Argentina: Defense mechanism used by potatoes is identified
The great Irish famine of the middle of the nineteenth century caused the death of one million inhabitants and the migration of another million to the United States by destroying the potato fields for two consecutive years.
Now, a team of Argentine scientists has identified a defense mechanism with which plants are "on guard" and defend themselves against the pathogenic fungus that caused that disaster and that, even today, represents the main culprit responsible for serious diseases in potato crops.
"Our work opens paths for the future development of more tolerant or resistant plants. This would have a favorable impact on the environment since it could reduce the use of fungicides," said study director Dr. Rita María Ulloa, a researcher at the Institute of Research in Genetic Engineering and Molecular Biology "Dr. Héctor N. Torres" (INGEBI), which reports to the National Council for Scientific and Technical Research (CONICET).
The pathogen is called Phytophthora infestans and produces a disease known as late blight, which can destroy the tubers within two weeks. Using bioinformatic tools, Ulloa and his colleagues identified a sensory protein (called StCDPK7) in potato plants that is induced in the presence of the fungus and, during in vitro tests, modifies the activity of an enzyme (StPAL) that participates in its defensive response. It is as if it were the lookout that awakens the battalion when it sees the enemy.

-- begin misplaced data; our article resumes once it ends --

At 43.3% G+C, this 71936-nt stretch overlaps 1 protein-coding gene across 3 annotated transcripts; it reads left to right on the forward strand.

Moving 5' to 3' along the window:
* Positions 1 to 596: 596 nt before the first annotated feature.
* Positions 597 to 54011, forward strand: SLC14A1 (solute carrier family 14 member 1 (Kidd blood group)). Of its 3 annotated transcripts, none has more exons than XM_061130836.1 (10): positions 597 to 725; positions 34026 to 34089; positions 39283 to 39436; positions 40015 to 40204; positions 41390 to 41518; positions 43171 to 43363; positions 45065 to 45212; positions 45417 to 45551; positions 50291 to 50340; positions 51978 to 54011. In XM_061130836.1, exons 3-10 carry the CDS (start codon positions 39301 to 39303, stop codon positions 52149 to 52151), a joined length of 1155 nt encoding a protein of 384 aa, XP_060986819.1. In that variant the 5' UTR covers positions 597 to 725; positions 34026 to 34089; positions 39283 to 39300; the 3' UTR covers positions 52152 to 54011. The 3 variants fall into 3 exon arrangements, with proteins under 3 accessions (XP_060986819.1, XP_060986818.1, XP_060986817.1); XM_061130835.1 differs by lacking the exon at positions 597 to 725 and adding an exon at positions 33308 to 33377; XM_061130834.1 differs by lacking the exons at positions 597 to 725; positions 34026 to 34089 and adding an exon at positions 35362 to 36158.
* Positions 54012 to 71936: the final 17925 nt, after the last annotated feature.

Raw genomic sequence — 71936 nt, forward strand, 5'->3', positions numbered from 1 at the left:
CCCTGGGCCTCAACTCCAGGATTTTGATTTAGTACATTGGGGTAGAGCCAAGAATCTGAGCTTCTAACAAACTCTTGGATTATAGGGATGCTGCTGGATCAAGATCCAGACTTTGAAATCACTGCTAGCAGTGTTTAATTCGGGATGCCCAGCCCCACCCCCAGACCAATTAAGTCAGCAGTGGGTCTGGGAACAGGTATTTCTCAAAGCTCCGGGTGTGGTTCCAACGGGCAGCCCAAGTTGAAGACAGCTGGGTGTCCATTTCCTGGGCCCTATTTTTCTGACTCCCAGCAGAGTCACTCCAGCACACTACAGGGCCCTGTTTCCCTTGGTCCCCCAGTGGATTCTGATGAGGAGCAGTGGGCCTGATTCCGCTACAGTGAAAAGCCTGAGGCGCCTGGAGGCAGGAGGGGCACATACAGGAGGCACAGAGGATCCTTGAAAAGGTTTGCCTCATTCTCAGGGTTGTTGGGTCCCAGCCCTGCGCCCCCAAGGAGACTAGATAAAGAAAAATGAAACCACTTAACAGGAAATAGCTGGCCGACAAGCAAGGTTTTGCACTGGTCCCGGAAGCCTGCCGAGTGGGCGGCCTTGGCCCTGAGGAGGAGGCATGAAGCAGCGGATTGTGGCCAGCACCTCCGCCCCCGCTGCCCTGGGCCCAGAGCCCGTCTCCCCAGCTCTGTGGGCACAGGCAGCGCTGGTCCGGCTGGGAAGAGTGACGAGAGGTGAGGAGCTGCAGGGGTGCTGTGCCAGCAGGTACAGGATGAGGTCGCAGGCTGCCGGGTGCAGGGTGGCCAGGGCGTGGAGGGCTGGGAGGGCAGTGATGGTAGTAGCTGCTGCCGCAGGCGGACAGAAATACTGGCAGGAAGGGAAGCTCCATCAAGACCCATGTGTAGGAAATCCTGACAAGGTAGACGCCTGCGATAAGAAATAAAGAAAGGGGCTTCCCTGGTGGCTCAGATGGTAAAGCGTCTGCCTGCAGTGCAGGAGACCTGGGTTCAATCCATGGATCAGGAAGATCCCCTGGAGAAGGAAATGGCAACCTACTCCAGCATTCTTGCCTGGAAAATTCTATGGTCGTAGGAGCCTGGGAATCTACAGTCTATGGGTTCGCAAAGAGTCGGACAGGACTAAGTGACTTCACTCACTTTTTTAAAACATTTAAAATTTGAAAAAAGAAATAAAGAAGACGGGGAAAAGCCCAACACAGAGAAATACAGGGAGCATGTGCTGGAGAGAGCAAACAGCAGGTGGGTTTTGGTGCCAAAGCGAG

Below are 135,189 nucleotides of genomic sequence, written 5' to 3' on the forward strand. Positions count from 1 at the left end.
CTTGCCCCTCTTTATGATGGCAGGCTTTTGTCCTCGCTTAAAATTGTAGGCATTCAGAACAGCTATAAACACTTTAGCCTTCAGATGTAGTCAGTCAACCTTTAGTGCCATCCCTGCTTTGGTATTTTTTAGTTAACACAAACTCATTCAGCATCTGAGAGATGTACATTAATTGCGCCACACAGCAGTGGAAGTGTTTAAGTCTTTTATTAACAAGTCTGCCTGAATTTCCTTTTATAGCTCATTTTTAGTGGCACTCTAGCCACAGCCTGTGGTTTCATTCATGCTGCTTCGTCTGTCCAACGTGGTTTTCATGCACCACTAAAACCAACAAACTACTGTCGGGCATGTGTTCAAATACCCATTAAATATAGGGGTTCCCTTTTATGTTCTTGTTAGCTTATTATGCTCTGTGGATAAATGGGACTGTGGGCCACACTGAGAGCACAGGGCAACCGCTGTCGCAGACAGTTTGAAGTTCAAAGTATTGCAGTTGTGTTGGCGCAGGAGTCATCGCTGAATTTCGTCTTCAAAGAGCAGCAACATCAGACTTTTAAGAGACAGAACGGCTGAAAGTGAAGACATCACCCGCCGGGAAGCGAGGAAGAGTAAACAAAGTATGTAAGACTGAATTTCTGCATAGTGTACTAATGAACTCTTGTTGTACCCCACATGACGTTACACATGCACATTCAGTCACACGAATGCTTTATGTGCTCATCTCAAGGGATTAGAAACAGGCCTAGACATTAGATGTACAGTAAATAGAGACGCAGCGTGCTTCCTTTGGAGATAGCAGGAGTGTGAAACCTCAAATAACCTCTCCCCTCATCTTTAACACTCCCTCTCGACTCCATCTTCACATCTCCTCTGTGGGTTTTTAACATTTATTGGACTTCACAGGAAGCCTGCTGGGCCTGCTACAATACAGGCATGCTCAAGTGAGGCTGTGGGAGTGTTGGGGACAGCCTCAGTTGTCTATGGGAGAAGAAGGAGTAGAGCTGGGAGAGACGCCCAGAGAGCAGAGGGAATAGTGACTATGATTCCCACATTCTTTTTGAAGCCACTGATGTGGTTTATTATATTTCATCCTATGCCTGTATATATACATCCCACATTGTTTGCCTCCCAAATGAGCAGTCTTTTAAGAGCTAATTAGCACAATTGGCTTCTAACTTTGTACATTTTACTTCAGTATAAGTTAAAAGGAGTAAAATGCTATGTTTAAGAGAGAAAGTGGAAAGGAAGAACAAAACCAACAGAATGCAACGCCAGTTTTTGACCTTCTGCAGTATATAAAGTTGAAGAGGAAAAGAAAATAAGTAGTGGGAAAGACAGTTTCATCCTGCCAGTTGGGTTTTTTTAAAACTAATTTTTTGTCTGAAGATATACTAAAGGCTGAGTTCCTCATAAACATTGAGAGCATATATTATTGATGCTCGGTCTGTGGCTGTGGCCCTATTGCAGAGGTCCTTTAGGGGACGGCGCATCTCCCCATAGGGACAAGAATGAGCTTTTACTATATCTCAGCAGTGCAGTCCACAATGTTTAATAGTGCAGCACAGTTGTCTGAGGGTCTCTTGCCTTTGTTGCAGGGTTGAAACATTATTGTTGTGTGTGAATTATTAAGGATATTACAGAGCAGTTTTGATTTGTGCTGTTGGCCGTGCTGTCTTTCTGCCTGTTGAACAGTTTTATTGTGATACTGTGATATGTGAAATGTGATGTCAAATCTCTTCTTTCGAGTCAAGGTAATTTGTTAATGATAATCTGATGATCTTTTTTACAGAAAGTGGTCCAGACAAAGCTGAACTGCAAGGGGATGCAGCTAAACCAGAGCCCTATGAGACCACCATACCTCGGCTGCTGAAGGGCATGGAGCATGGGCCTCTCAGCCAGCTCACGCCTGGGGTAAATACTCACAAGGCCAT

In light of these results, "we are doing in vitro tolerance tests for Phytophthora infestans infection in control plants, and others in which the gene is overexpressed by the sensory proteins that activate the defense mechanisms. We hope to advance in the development of potato plants resistant to this pest, "said Ulloa, who is also a professor at the Faculty of Exact and Natural Sciences at the University of Buenos Aires (UBA).
The work was published in the journal "Plant Cell Reports" and also signed by Elisa Fantino (first author), Franco Santin and Federico Gabriel, INGEBI, and María Eugenia Segretin, INGEBI and UBA.
Source: CyTA-Leloir Institute